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Comparator Interface in Java with Examples

  • Difficulty Level : Medium
  • Last Updated : 23 Nov, 2021

A comparator interface is used to order the objects of user-defined classes. A comparator object is capable of comparing two objects of the same class. Following function compare obj1 with obj2.

Syntax: 

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public int compare(Object obj1, Object obj2):

Suppose we have an Array/ArrayList of our own class type, containing fields like roll no, name, address, DOB, etc, and we need to sort the array based on Roll no or name?

 

Method 1: One obvious approach is to write our own sort() function using one of the standard algorithms. This solution requires rewriting the whole sorting code for different criteria like Roll No. and Name.



Method 2: Using comparator interface- Comparator interface is used to order the objects of a user-defined class. This interface is present in java.util package and contains 2 methods compare(Object obj1, Object obj2) and equals(Object element). Using a comparator, we can sort the elements based on data members. For instance, it may be on roll no, name, age, or anything else.

Method of Collections class for sorting List elements is used to sort the elements of List by the given comparator.  

public void sort(List list, ComparatorClass c)

To sort a given List, ComparatorClass must implement a Comparator interface.

How do the sort() method of Collections class work? 

Internally the Sort method does call Compare method of the classes it is sorting. To compare two elements, it asks “Which is greater?” Compare method returns -1, 0, or 1 to say if it is less than, equal, or greater to the other. It uses this result to then determine if they should be swapped for their sort.

Example

Java




// Java Program to Demonstrate Working of
// Comparator Interface
 
// Importing required classes
import java.io.*;
import java.lang.*;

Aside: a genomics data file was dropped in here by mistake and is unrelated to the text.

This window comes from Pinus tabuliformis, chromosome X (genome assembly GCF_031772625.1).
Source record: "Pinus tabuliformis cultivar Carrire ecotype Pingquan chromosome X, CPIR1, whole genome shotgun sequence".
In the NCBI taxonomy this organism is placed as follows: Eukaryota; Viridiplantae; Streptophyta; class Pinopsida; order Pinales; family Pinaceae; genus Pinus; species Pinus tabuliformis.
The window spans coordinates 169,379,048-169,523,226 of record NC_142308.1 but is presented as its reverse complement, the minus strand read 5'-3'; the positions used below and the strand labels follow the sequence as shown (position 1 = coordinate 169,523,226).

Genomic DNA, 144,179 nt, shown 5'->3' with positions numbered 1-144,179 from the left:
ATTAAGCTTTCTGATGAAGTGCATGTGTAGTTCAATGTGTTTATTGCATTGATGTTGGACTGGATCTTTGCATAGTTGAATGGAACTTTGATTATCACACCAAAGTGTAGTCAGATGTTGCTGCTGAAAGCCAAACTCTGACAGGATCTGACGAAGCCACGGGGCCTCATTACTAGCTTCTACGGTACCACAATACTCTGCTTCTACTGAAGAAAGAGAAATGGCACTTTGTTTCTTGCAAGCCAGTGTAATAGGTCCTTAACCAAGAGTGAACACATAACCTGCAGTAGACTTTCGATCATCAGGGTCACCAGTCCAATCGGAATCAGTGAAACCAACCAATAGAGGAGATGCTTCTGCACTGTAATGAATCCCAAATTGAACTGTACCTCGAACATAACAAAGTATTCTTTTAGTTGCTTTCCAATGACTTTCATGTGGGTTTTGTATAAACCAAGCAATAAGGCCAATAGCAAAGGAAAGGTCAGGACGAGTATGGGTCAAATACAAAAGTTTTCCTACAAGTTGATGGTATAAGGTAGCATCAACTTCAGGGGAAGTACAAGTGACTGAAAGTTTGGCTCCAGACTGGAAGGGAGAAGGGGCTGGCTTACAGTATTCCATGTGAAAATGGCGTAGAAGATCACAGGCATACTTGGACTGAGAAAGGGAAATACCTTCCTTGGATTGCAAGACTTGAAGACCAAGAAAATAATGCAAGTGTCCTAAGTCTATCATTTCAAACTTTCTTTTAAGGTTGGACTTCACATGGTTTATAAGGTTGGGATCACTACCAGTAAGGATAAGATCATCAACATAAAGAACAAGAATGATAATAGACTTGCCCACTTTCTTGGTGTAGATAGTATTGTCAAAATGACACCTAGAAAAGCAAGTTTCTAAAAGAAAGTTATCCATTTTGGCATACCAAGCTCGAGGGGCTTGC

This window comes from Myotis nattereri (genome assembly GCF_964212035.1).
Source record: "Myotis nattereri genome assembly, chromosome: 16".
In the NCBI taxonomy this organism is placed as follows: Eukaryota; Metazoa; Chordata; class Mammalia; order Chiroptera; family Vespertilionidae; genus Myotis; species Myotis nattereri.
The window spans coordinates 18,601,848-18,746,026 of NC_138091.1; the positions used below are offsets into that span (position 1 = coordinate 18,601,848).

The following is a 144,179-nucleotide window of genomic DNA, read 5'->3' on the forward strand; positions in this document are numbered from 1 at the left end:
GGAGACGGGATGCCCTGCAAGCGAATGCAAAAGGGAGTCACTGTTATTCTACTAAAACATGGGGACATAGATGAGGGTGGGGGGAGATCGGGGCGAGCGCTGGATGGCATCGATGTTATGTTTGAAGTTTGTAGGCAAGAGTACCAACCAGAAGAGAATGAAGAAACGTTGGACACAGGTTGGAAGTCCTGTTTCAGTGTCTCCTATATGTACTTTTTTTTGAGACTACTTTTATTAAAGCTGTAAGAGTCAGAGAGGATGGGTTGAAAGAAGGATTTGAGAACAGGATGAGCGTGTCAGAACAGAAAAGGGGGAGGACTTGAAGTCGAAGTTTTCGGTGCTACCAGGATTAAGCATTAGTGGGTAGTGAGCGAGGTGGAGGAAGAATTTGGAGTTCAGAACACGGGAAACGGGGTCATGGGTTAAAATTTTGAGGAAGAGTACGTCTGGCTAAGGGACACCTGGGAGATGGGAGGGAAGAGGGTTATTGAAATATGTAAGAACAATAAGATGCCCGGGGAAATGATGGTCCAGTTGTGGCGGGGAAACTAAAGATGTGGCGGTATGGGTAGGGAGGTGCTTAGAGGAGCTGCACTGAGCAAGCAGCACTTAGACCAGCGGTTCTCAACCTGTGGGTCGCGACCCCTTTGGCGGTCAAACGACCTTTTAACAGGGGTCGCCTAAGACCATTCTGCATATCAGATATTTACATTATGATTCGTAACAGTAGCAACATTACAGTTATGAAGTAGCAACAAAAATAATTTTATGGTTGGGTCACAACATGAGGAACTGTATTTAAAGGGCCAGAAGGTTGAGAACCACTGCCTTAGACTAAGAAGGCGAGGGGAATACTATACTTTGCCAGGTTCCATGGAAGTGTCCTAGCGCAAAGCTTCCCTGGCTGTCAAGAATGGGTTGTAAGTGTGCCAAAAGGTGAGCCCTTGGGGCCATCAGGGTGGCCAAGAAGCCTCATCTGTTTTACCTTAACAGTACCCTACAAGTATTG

import java.util.*;
 
// Class 1
// A class to represent a Student
class Student {
 
    // Attributes of a student
    int rollno;
    String name, address;
 
    // Constructor
    public Student(int rollno, String name, String address)
    {
 
        // This keywod regers to current instance itself
        this.rollno = rollno;
        this.name = name;
        this.address = address;
    }
 
    // Method of Student class
    // To print student details in main()
    public String toString()
    {
 
        // Returning attributes of Student
        return this.rollno + " " + this.name + " "
            + this.address;
    }
}
 
// Class 2
// Helper class implementing Comparator interface
class Sortbyroll implements Comparator<Student> {
 
    // Method
    // Sorting in ascending order of roll number
    public int compare(Student a, Student b)
    {
 
        return a.rollno - b.rollno;
    }
}
 
// Class 3
// Helper class implementing Comparator interface
class Sortbyname implements Comparator<Student> {
 
    // Method
    // Sorting in ascending order of name
    public int compare(Student a, Student b)
    {
 
        return a.name.compareTo(b.name);
    }
}
 
// Class 4
// Main class
class GFG {
 
    // Main driver method
    public static void main(String[] args)
    {
 
        // Creating an empty ArrayList of Student type
        ArrayList<Student> ar = new ArrayList<Student>();
 
        // Adding entries in above List
        // using add() method
        ar.add(new Student(111, "Mayank", "london"));
        ar.add(new Student(131, "Anshul", "nyc"));
        ar.add(new Student(121, "Solanki", "jaipur"));
        ar.add(new Student(101, "Aggarwal", "Hongkong"));
 
        // Display message on console for better readibility
        System.out.println("Unsorted");
 
        // Iterating over entries to print them
        for (int i = 0; i < ar.size(); i++)
            System.out.println(ar.get(i));
 
        // Sorting student entries by roll number
        Collections.sort(ar, new Sortbyroll());
 
        // Display message on console for better readibility
        System.out.println("\nSorted by rollno");
 
        // Again iterating over entries to print them
        for (int i = 0; i < ar.size(); i++)
            System.out.println(ar.get(i));
 
        // Sorting student entries by name
        Collections.sort(ar, new Sortbyname());
 
        // Display message on console for better readibility
        System.out.println("\nSorted by name");
 
        // // Again iterating over entries to print them
        for (int i = 0; i < ar.size(); i++)
            System.out.println(ar.get(i));
    }
}
Output
Unsorted
111 Mayank london
131 Anshul nyc
121 Solanki jaipur
101 Aggarwal Hongkong

Sorted by rollno
101 Aggarwal Hongkong
111 Mayank london
121 Solanki jaipur
131 Anshul nyc

Sorted by name
101 Aggarwal Hongkong